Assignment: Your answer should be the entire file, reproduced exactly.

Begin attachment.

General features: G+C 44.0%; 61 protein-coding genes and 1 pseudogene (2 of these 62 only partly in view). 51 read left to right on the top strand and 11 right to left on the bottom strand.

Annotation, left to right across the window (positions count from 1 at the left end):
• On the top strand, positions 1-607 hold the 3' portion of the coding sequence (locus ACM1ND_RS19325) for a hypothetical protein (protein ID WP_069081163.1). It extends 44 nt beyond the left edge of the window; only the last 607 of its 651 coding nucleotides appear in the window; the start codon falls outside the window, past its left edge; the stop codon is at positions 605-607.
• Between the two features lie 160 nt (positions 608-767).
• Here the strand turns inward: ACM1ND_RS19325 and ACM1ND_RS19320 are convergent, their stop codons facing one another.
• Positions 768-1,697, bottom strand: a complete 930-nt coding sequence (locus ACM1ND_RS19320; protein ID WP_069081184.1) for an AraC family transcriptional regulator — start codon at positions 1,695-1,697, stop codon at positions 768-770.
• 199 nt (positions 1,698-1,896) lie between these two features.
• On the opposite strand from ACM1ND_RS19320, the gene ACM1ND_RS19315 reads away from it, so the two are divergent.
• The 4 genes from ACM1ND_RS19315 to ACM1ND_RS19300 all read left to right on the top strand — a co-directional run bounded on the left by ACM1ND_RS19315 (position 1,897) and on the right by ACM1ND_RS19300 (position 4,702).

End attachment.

General features: G+C 44.0%; 61 protein-coding genes and 1 pseudogene (2 of these 62 only partly in view). 51 read left to right on the top strand and 11 right to left on the bottom strand.

Annotation, left to right across the window (positions count from 1 at the left end):
• On the top strand, positions 1-607 hold the 3' portion of the coding sequence (locus ACM1ND_RS19325) for a hypothetical protein (protein ID WP_069081163.1). It extends 44 nt beyond the left edge of the window; only the last 607 of its 651 coding nucleotides appear in the window; the start codon falls outside the window, past its left edge; the stop codon is at positions 605-607.
• Between the two features lie 160 nt (positions 608-767).
• Here the strand turns inward: ACM1ND_RS19325 and ACM1ND_RS19320 are convergent, their stop codons facing one another.
• Positions 768-1,697, bottom strand: a complete 930-nt coding sequence (locus ACM1ND_RS19320; protein ID WP_069081184.1) for an AraC family transcriptional regulator — start codon at positions 1,695-1,697, stop codon at positions 768-770.
• 199 nt (positions 1,698-1,896) lie between these two features.
• On the opposite strand from ACM1ND_RS19320, the gene ACM1ND_RS19315 reads away from it, so the two are divergent.
• The 4 genes from ACM1ND_RS19315 to ACM1ND_RS19300 all read left to right on the top strand — a co-directional run bounded on the left by ACM1ND_RS19315 (position 1,897) and on the right by ACM1ND_RS19300 (position 4,702).